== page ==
94% of job applicants want feedback but 59% have never recieved feedback in their lives. (Source: LinkedIn Global Talent Report)
Without feedback, most candidates would not know how they can perform better. As a result, due to the traditional vacuum of quality interview feedback, many fantastic candidates keep repeating the same mistakes and are left behind.
This is unfortunate for them and even more unfortunate for businesses.
It is also true that poor feedback can cause more harm than good, as well. Therefore, in this blog, we will look into what great feedback may look like from candidates’ perspective. After all, candidates are the primary consumers of interview feedback.
When preparing interview feedback, recruiters or interviewers should take into consideration three key elements:
1) TIMING Give feedback as soon as possible without compromising on the quality.
- The sooner the applicants receive your feedback, the more meaningful it will be for them. Their memories will still be fresh and they will be able to relate to your evaluation more easily
- Prepare feedback as soon as possible after the interview before your observations fade away
- This does not mean that you should rush to give feedback. It is good practice to take a bit of time to reflect on the context and the conversation
- If you need to combine your feedback with the feedback from other colleagues, make sure everybody is aligned about the timeline and the format so you do not delay the process awaiting their input
Do your homework. Timeliness and good style cannot make up for poor content.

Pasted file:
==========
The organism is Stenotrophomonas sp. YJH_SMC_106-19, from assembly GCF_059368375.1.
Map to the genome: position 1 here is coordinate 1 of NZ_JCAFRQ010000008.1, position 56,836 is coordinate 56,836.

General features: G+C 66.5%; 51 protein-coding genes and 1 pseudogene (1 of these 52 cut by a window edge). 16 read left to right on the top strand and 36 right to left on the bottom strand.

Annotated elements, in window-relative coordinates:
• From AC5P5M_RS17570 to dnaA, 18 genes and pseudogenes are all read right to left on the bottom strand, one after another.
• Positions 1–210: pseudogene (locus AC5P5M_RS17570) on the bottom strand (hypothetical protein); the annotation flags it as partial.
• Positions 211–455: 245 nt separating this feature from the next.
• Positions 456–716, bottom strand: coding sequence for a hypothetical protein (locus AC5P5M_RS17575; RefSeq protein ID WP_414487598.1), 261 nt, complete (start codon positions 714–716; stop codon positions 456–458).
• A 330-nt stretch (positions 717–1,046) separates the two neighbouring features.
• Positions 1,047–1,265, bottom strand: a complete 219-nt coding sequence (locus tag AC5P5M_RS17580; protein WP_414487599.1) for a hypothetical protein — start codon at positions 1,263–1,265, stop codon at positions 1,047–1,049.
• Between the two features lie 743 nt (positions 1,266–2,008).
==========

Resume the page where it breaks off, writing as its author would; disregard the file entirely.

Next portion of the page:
Nail the "job description" or "job requirements" -You need to understand the basis for candidate evaluation. As with any measurement, what are your reference points? What are your units? -Make sure you have a “job description” and you familiarise yourself with it -If you cannot obtain or create a concrete job description for any reason, make sure you understand the “job requirements” very well and use them as your reference points when evaluating candidate responses -At least have a checklist with which to compare the applicant responses
During the interview take notes on the spot and capture additional insights where you review your notes after the interview
Make sure you prepare a clear, well structured and factual assessment with specific reasons -Refer to the applicant’s specific arguments or examples of job experiences against the job requirements
Share your feedback verbally or in writing depending on your preference: -Writing may help to document it so that other colleagues can read and contribute to fill in the gaps -Even if you prefer to share it verbally with candidates, writing down the feedback before sharing it can help you validate your assessment
Make sure to offer specific advice about how they can do better in areas of improvement
If there is feedback from multiple interviewers or observers, make sure one dedicated person collates these inputs and gives the combined feedback to the candidate avoiding any inconsistencies
Remember that today’s candidates can be tomorrow’s colleagues, customers or investors. Make sure you are clear and constructive.
- Starting with the positives (assuming there are some:), mentioning what did not work well and wrapping up with a positive tone is a good way to keep the candidate engaged and receptive
- Communicate in a professional manner: -Avoid using vague or emotional statements -Keep your feedback concise -Do not repeat or paraphrase the feedback elements that you have already shared -Be clear and direct in your criticism so that your message is received accurately
- Don’t be apologetic about your criticism or why the candidate is not a good fit
- Show that you appreciate the candidate's time and effort
- Where possible, try to leave the door open for future positions
- Answer follow up questions as quickly as possible
Feedback is a gift - as long as it is timely, meaningful and constructive.
P.S: Clearly, there are various reasons why recruiters may not give interview feedback. How to address these challenges is a subject for other blogs though.